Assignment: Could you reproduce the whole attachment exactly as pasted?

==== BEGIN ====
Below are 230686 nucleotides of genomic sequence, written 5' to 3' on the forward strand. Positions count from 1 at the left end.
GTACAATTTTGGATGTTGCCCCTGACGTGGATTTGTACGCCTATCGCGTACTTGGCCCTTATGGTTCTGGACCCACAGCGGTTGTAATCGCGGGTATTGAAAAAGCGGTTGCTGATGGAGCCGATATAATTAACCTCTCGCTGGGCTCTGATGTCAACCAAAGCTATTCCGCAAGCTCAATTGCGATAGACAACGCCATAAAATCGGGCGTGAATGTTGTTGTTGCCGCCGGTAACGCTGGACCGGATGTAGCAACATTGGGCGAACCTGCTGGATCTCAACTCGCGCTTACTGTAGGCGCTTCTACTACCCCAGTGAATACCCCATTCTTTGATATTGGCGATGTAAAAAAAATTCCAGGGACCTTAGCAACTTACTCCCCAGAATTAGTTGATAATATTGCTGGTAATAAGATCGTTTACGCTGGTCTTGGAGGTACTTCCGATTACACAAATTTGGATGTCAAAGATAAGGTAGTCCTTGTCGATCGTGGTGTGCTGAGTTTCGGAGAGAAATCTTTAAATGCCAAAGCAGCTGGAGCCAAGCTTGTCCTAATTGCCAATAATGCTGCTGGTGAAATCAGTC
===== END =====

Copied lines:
Below are 230686 nucleotides of genomic sequence, written 5' to 3' on the forward strand. Positions count from 1 at the left end.
GTACAATTTTGGATGTTGCCCCTGACGTGGATTTGTACGCCTATCGCGTACTTGGCCCTTATGGTTCTGGACCCACAGCGGTTGTAATCGCGGGTATTGAAAAAGCGGTTGCTGATGGAGCCGATATAATTAACCTCTCGCTGGGCTCTGATGTCAACCAAAGCTATTCCGCAAGCTCAATTGCGATAGACAACGCCATAAAATCGGGCGTGAATGTTGTTGTTGCCGCCGGTAACGCTGGACCGGATGTAGCAACATTGGGCGAACCTGCTGGATCTCAACTCGCGCTTACTGTAGGCGCTTCTACTACCCCAGTGAATACCCCATTCTTTGATATTGGCGATGTAAAAAAAATTCCAGGGACCTTAGCAACTTACTCCCCAGAATTAGTTGATAATATTGCTGGTAATAAGATCGTTTACGCTGGTCTTGGAGGTACTTCCGATTACACAAATTTGGATGTCAAAGATAAGGTAGTCCTTGTCGATCGTGGTGTGCTGAGTTTCGGAGAGAAATCTTTAAATGCCAAAGCAGCTGGAGCCAAGCTTGTCCTAATTGCCAATAATGCTGCTGGTGAAATCAGTC